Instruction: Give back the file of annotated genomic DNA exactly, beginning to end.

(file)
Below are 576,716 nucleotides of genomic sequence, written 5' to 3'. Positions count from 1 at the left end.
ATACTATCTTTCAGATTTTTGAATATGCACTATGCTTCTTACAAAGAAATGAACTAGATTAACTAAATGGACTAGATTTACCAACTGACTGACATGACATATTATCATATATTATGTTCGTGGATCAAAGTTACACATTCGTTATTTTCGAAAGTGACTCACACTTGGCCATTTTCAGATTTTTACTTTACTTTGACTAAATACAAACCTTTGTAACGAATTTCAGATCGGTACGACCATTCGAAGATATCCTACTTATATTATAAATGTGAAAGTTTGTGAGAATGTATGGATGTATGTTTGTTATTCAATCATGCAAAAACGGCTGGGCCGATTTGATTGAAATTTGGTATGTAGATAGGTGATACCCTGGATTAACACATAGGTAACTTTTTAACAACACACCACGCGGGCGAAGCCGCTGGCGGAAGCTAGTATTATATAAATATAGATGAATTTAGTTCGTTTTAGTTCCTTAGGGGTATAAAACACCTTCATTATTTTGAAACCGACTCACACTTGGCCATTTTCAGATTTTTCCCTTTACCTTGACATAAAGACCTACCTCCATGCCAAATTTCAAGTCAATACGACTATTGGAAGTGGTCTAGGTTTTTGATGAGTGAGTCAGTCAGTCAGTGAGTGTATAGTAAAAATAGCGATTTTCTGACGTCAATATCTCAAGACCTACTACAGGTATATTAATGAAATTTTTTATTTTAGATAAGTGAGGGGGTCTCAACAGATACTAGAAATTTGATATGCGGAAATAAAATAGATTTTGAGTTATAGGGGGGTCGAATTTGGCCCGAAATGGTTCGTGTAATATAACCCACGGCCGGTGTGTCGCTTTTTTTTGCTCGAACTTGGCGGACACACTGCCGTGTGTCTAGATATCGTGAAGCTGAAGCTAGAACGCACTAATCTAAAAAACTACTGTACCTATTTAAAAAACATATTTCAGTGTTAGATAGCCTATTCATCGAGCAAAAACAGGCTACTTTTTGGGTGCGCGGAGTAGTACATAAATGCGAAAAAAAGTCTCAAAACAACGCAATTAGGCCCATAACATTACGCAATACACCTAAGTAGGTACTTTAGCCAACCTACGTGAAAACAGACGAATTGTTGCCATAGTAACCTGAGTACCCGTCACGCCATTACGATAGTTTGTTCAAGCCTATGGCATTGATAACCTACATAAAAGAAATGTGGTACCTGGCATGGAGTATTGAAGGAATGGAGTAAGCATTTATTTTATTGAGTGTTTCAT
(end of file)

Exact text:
Below are 576,716 nucleotides of genomic sequence, written 5' to 3'. Positions count from 1 at the left end.
ATACTATCTTTCAGATTTTTGAATATGCACTATGCTTCTTACAAAGAAATGAACTAGATTAACTAAATGGACTAGATTTACCAACTGACTGACATGACATATTATCATATATTATGTTCGTGGATCAAAGTTACACATTCGTTATTTTCGAAAGTGACTCACACTTGGCCATTTTCAGATTTTTACTTTACTTTGACTAAATACAAACCTTTGTAACGAATTTCAGATCGGTACGACCATTCGAAGATATCCTACTTATATTATAAATGTGAAAGTTTGTGAGAATGTATGGATGTATGTTTGTTATTCAATCATGCAAAAACGGCTGGGCCGATTTGATTGAAATTTGGTATGTAGATAGGTGATACCCTGGATTAACACATAGGTAACTTTTTAACAACACACCACGCGGGCGAAGCCGCTGGCGGAAGCTAGTATTATATAAATATAGATGAATTTAGTTCGTTTTAGTTCCTTAGGGGTATAAAACACCTTCATTATTTTGAAACCGACTCACACTTGGCCATTTTCAGATTTTTCCCTTTACCTTGACATAAAGACCTACCTCCATGCCAAATTTCAAGTCAATACGACTATTGGAAGTGGTCTAGGTTTTTGATGAGTGAGTCAGTCAGTCAGTGAGTGTATAGTAAAAATAGCGATTTTCTGACGTCAATATCTCAAGACCTACTACAGGTATATTAATGAAATTTTTTATTTTAGATAAGTGAGGGGGTCTCAACAGATACTAGAAATTTGATATGCGGAAATAAAATAGATTTTGAGTTATAGGGGGGTCGAATTTGGCCCGAAATGGTTCGTGTAATATAACCCACGGCCGGTGTGTCGCTTTTTTTTGCTCGAACTTGGCGGACACACTGCCGTGTGTCTAGATATCGTGAAGCTGAAGCTAGAACGCACTAATCTAAAAAACTACTGTACCTATTTAAAAAACATATTTCAGTGTTAGATAGCCTATTCATCGAGCAAAAACAGGCTACTTTTTGGGTGCGCGGAGTAGTACATAAATGCGAAAAAAAGTCTCAAAACAACGCAATTAGGCCCATAACATTACGCAATACACCTAAGTAGGTACTTTAGCCAACCTACGTGAAAACAGACGAATTGTTGCCATAGTAACCTGAGTACCCGTCACGCCATTACGATAGTTTGTTCAAGCCTATGGCATTGATAACCTACATAAAAGAAATGTGGTACCTGGCATGGAGTATTGAAGGAATGGAGTAAGCATTTATTTTATTGAGTGTTTCAT